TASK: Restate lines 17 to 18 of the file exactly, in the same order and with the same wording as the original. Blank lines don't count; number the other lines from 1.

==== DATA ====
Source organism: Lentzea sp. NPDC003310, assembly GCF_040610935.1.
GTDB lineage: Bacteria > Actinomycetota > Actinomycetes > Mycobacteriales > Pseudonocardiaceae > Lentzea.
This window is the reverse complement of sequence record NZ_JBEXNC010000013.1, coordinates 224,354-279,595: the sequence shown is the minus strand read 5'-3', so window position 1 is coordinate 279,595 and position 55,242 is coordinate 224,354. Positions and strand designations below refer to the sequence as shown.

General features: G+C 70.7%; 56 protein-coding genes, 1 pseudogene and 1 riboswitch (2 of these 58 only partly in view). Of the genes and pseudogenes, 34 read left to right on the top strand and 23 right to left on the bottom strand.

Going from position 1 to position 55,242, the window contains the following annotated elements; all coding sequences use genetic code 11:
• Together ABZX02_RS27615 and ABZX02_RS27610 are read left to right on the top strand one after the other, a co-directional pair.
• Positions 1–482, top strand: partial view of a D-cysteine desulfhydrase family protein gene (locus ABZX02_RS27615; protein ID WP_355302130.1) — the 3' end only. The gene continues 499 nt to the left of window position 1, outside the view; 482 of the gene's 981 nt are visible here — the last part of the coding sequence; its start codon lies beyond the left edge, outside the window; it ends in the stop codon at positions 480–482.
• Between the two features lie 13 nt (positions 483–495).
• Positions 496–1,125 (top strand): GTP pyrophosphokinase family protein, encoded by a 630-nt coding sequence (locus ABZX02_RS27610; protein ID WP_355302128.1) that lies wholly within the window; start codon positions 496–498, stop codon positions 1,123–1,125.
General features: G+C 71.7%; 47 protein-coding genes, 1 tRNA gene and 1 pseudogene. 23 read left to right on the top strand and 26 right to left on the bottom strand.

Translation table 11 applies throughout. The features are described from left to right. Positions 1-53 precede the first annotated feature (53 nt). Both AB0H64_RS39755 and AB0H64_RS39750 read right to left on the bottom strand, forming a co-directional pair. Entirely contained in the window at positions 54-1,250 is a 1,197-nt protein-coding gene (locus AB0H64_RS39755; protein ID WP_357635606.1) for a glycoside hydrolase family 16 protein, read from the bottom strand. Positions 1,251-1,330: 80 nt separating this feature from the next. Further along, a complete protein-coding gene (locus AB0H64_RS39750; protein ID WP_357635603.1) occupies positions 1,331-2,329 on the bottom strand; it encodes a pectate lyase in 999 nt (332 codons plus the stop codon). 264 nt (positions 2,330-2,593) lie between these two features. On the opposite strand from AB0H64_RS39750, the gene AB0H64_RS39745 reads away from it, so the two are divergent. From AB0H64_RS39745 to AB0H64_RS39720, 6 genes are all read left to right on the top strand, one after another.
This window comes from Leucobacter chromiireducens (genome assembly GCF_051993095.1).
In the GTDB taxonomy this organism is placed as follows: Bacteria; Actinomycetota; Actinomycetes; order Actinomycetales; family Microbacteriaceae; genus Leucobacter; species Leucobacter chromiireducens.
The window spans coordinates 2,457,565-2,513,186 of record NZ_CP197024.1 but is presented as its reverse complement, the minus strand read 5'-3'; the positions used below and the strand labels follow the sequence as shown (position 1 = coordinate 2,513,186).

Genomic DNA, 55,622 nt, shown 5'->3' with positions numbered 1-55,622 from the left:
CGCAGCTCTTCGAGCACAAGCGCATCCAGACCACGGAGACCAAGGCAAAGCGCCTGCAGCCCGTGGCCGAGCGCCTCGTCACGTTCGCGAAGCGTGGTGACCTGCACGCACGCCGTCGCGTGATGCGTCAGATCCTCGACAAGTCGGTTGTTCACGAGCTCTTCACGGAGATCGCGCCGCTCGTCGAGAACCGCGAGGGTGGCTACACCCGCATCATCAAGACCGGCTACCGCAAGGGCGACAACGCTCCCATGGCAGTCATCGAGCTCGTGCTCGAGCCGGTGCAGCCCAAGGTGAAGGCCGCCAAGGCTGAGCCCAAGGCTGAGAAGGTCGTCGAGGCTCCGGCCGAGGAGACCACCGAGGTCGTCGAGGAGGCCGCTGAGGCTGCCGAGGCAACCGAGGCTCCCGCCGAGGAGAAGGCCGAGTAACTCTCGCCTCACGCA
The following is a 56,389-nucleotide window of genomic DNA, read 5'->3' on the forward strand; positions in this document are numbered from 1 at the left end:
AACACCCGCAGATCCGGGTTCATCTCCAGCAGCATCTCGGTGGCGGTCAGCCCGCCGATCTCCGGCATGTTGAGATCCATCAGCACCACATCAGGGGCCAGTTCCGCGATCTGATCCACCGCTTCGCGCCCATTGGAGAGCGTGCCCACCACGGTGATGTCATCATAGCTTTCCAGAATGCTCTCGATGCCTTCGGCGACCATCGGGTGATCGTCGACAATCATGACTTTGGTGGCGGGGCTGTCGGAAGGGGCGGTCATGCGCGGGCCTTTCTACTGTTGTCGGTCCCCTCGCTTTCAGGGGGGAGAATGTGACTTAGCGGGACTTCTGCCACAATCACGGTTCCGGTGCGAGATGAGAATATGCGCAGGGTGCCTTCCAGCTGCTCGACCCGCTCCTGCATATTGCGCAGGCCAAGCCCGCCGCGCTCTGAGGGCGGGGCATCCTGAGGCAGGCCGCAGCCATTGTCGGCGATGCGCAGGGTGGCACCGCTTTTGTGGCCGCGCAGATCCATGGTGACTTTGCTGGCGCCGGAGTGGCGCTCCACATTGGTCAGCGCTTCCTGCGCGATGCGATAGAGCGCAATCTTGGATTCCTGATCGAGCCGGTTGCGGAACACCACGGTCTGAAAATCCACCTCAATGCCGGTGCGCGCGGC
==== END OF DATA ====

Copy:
The following is a 56,389-nucleotide window of genomic DNA, read 5'->3' on the forward strand; positions in this document are numbered from 1 at the left end:
AACACCCGCAGATCCGGGTTCATCTCCAGCAGCATCTCGGTGGCGGTCAGCCCGCCGATCTCCGGCATGTTGAGATCCATCAGCACCACATCAGGGGCCAGTTCCGCGATCTGATCCACCGCTTCGCGCCCATTGGAGAGCGTGCCCACCACGGTGATGTCATCATAGCTTTCCAGAATGCTCTCGATGCCTTCGGCGACCATCGGGTGATCGTCGACAATCATGACTTTGGTGGCGGGGCTGTCGGAAGGGGCGGTCATGCGCGGGCCTTTCTACTGTTGTCGGTCCCCTCGCTTTCAGGGGGGAGAATGTGACTTAGCGGGACTTCTGCCACAATCACGGTTCCGGTGCGAGATGAGAATATGCGCAGGGTGCCTTCCAGCTGCTCGACCCGCTCCTGCATATTGCGCAGGCCAAGCCCGCCGCGCTCTGAGGGCGGGGCATCCTGAGGCAGGCCGCAGCCATTGTCGGCGATGCGCAGGGTGGCACCGCTTTTGTGGCCGCGCAGATCCATGGTGACTTTGCTGGCGCCGGAGTGGCGCTCCACATTGGTCAGCGCTTCCTGCGCGATGCGATAGAGCGCAATCTTGGATTCCTGATCGAGCCGGTTGCGGAACACCACGGTCTGAAAATCCACCTCAATGCCGGTGCGCGCGGC